Jeffrey, I feel your pain. I had a used Datsun 510 for a short time. A friend of mine had a 240Z. They were fun cars and got better gas mileage than the 1970 Olds Delta 88 my father wanted to give me ("Just give me $25."). On the other hand I had different problems than you did, but there we lots of problems. They were also pretty fragile.
What really struck me was an article I saw a short while back in a newspaper talking about the return of the Datsun brand. Nissan owns Datsun. You will notice that no Datsuns are sold anymore. In this newspaper article they claim that Nissan dropped the Datsun brand to unify their brand image. That is bunk! They did it becuause of the quality problems the cars had, including a very bad problem with rust. The Z car had a special problem with rust on the frame where the differentiall was attached.
It seems that they are bringing back the Datsun brand for inexpensive cars to be sold in developing country markets. That is appropriate. I think they would have touble with it here.
The "Datsun" brand name has been gone off US markets for 25 years or so, right-? I remember when the "Z" cars (everyone's secret yearning) were the Datsun 240Z, the 280Z, and then suddenly the "Nissan" 300Z. My mind puts that roughly about 1985. But it's all a blurrrrr,,,,,
You're right about the Datsun brand name, naperlou. There was good reason for putting that behind them. It's amazing how much vehicle reliability has improved in the last 30 years -- not only at Nissan, but for all automakers. Tales like these are a lot less frequent these days.
naperlou, Thanks for your understanding of the Datsun Pain. If I were Nissan, I wouldn't use the Datsun name for anything, even low cost entry markets, for maybe another 50 years. The people who decided to do that never owned one like either of us did.
Charles, spot on observation that cars have gotten so much better over the last 30 years. We have three cars in our family now, and none of them hardly ever need anything but oil changes and tires. We have a total of 19 "car-years" of ownership between the three cars and have not been stranded or had major expensive failures in any of them.
These are the very reasons that my dad made sure my first car was American made. Not that there weren't problems at the time, but they weren't anything like this. Things have sure changed on both the US and import side. (Including the fact that the "imports" are made in the US).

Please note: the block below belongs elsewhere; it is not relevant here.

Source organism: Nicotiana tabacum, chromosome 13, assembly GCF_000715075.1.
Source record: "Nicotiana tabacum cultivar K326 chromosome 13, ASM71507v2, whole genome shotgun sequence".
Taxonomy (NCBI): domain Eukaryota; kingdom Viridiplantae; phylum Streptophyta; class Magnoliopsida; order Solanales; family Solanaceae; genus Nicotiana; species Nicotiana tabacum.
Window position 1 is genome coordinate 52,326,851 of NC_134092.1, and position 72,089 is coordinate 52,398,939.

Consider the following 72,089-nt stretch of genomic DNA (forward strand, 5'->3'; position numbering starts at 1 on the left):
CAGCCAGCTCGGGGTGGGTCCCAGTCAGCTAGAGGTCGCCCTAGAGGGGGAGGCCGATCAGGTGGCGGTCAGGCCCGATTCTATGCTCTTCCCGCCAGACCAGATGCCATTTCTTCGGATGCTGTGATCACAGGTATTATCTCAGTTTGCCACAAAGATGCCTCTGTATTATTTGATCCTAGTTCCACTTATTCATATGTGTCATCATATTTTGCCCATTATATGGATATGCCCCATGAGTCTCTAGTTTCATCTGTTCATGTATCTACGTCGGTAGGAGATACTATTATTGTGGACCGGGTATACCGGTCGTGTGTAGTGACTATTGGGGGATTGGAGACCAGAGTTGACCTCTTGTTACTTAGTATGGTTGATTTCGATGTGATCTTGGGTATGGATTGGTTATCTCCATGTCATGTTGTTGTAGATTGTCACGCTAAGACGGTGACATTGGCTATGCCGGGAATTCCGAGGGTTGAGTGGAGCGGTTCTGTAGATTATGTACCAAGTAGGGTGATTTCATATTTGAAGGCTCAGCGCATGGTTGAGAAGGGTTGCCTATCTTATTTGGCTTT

I had a new Mustang in the mid-eighties, which wasn't the best time for American car manufacturers. The car began to run oddly, stumbling and sometimes surging. Several times the car was sent in for warranty service, and I became suspicious of the trouble shooting process since so many electronic components were being replaced, yet the problem continued. This was in the early years of under the hood electronics and mechanics were frequently replacing anything with a cable harness in the hopes of finding the problem.
After bringing the car home with a drive that still had the same symptom I opened the hood to see what was being replaced and why. To my horror I found that a cable harness had been burned, but that the fire was not recent. The wire to the choke heater had burned and melted several wires together along with some plastic vacuum lines that were in the same bundle. The entire cable harness, a little more than 2 feet in length, was now a melted chunk of plastic. Despite that the vehicle was only a month old I performed the repairs myself because I was afraid that the mechanics would just twist new wires together and roll it all up with some electrical tape.
Not too surprisingly, now that the engine management system could receive the correct signals and control combustion again, the car began to run properly without any new components.
I spent the late 70s and 80s helping my father do freelance automotive work (in addition to his day job), and got a worm's-eye view of the utterly shameful products Detroit was putting out during that period (and I say that as a Detroit native). And the UAW and Big Three wonder why there's an entire generation out there that still equates "imports" with "quality." I remember my father buying his first-ever import because, after a year of shopping the dealerships, he couldn't find any American-made car in his price range that he was willing to trust. And this was a man who'd spent his life doing all his own car maintenance!
My first car was a 1984 Ford LTD station wagon (bought from my mother for $1). It was gently used and got good maintenance, but by 120,000 miles the engine was a complete writeoff. My father and I ended up spending months rebuilding it from the block up, but after that the body started falling apart. And don't even get me started on the fuel pump idiocy....
Of course, my sister (whose husband is a Ford employee) just last year had to get rid of their Ford Expedition well before it hit the 100,000 mile mark because it was a complete lemon (including blowing a spark plug right out of the head while they were towing their camper), and no amount of repairs ever got rid of all the problems. OTOH, we both now drive crew-cab F150s which (knock on wood) seem to be holding up nicely. But Ford always did seem to pay extra attention to protecting the F150 brand.
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